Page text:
Whatever you do…

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Man!  I wish they would just do the dishes without grumbling or complaining!!!

You would think that by now I’d have this down.  Thirty years I’ve been a parent and still my kids argue about cleaning up the kitchen.  “It’s not my turn.”  “You didn’t finish your job so now you have to do my job.”  “You didn’t finish on time so now you have extra duty.”  Over and over again I hear, in one form or another, “I’m not taking that responsibility – it’s yours!”

Argh!

“Guys!”  I say, “this is not how we do things here.  Who’s responsibility is it?”  (Lots of lowered eyes and finger-pointing at this point…)

To the apparent offender – “Did you really take care of your responsibility?”

And to the obvious finger-pointers – “Did you try to encourage him to fulfill his responsibility?  Are you walking along side?”

Of course the answer to all of the above is, “Um, no.”

I’ve told my kids (and myself!) this at least a thousand times, “Whatever you do, do it heartily, as unto the Lord…”

What I want them to do is in all things, give it their best efforts.  I want them to have a good work ethic – to think in terms of literally doing even the smallest of chores as if Jesus were coming to our home.  I want that ethic to carry over into their school work and jobs and families and parenting.  I want them to learn to be self-motivated in these things.  We feel better about ourselves when we do the right thing, right?

But it occurs to me that I have been missing an important message in that admonition from Scripture – the important message.  I’ve been focusing in the “heartily” part, but what does it mean to do things “as unto the Lord”?

And, now that I’m thinking about it… what is the broader context of that passage???

That verse is Colossians 3:23, but here’s some framework:  Paul is instructing the Colossian church that they are to live as new creatures – changed completely through the saving work of Jesus…for a reason.

– since you used to be dead in sin, but now are alive in Christ, seek the things that are above, not             below

– put to death all the wickedness that is within you, put on the righteousness of Christ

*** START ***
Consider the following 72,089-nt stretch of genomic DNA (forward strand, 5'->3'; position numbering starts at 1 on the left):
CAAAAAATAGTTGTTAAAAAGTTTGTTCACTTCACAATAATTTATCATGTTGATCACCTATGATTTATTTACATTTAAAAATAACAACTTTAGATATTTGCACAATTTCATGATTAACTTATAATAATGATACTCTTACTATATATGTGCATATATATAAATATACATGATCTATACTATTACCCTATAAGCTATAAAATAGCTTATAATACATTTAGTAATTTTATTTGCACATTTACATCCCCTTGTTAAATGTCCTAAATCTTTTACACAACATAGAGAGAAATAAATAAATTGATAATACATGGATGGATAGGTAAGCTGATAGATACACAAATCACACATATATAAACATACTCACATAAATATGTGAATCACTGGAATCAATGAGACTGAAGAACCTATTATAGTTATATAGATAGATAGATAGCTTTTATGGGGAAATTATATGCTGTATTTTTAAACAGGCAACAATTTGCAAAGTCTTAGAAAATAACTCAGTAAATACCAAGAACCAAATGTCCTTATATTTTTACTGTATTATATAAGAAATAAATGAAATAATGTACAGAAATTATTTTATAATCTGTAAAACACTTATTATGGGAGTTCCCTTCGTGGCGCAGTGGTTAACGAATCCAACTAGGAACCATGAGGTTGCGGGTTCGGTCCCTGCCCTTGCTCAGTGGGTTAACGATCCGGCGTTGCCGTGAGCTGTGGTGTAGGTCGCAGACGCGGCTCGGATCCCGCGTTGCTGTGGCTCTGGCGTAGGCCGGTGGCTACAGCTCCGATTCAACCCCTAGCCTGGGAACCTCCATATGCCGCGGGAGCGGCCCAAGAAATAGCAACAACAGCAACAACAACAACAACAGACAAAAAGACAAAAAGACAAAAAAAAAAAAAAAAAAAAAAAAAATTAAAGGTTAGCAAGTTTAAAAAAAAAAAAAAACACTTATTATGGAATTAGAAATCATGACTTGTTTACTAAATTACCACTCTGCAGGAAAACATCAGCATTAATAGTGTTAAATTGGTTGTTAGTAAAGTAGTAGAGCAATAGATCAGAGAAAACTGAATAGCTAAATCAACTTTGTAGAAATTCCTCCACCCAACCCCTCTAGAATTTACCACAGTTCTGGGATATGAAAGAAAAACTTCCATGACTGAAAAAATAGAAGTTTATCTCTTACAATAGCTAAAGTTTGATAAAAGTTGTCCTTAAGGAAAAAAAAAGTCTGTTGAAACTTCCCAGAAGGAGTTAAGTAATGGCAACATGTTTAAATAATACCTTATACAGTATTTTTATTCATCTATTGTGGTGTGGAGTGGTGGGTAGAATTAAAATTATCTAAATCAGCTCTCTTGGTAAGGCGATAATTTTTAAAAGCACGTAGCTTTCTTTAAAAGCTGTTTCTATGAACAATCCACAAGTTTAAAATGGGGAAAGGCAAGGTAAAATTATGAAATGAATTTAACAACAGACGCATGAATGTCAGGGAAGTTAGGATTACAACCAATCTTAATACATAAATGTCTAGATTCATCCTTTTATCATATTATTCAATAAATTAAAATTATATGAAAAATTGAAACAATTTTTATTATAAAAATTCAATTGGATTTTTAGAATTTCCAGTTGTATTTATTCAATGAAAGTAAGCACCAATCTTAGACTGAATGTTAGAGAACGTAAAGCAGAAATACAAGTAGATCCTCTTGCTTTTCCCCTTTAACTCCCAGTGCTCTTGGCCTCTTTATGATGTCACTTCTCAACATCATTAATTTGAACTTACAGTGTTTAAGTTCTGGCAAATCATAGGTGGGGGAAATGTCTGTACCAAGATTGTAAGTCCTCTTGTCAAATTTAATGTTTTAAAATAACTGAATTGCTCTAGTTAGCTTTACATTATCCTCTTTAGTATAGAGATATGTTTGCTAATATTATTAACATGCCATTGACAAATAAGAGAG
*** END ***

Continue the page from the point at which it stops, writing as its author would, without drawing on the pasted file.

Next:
– don’t let sin rule in you anymore, Jesus is now your head – your authority – he is your ruler

And how  do we do these things?

– be thankful (for Christ’s work in you)

– let the Word dwell in you (read it, memorize it, think deeply on it)

– teach and admonish one another in all wisdom (from that Word)

But the most important question to answer is not “how?” but, “Why?”

Why should we work heartily as unto the Lord?

Why should we put sin to death?

Why should we be thankful?

Why?

The answer is simple, but oh, so easy to miss.

Verse 17 mirrors verse 23:  Whatever you do, in word or deed, do everything in the name of the Lord Jesus, giving thanks to God the Father through him.

“Giving thanks to God the Father through him” is glorifying God.  We do what we do to glorify God.

We have a good work ethic – because it upholds God’s reputation and reflects God’s character well.  It glorifies God.

We put on the righteous nature of Jesus and shake off our own wickedness – because it speaks loudly about the power of God to change lives – it reflects God’s character well.  It glorifies God.

We have a cheerful attitude – because it reveals how thoroughly our hearts have been transformed – it reflects God’s character well.  It shows that Christ is in charge of our otherwise wicked hearts – and it glorifies God.

Perhaps what I have actually been teaching my kids has been, “Do the dishes because it makes mom happy.”  Or, “put the food away because it makes mom less crabby.”

I never want my kids to think that making me happy is their highest calling, but I could at least make an argument that teaching them to please their parents is the first step in learning that obedience brings joy.  I could then teach them that learning to obey God in all things glorifies him and he’s kind enough to  make it so that the very same things that bring us the most joy are also the things that glorify him.

But God forbid that I teach my kids that achieving my goals or even their own goals – even admirable goals – is their highest calling.

Rod Dreher explains this eloquently when he writes, “… excellence and knowledge are fine things, but they do not justify themselves. The pursuit of excellence and knowledge must be bounded by moral and communal obligations that rein in the ego and hamstring hubris. Today we live in an age when science often refuses limits, claiming the pursuit of knowledge as a holy crusade. The world praises as daring and creative the transgression of nearly all boundaries—in art, in media, in social forms, and so forth—… these goals can be understood as good only if they are subordinated to right reason, to virtue, and, ultimately, to the will of God.”  (He’s talking about the lessons he learned from reading Dante – be sure to check out the full article!)

So.  What’s the point of all of this?

We need to be reminded (again) that we are utterly prone to wander away from what God wants the most.  Even in my instruction to my kids to learn to take care of their responsibilities (a good thing) I have erred in failing to point them to the best thing.  It is not about making them (or me) feel good about themselves by doing the right thing.  That is a perversion of what God has asked of us.  Great feelings are a beautiful reward that we enjoy from a loving God who wants us to love Him rightly.

But…Whatever you do…?  Remember that the ultimate goal is always, and only to glorify God.  All the other details will clearly fall into place when that is at the center of whatever we do.

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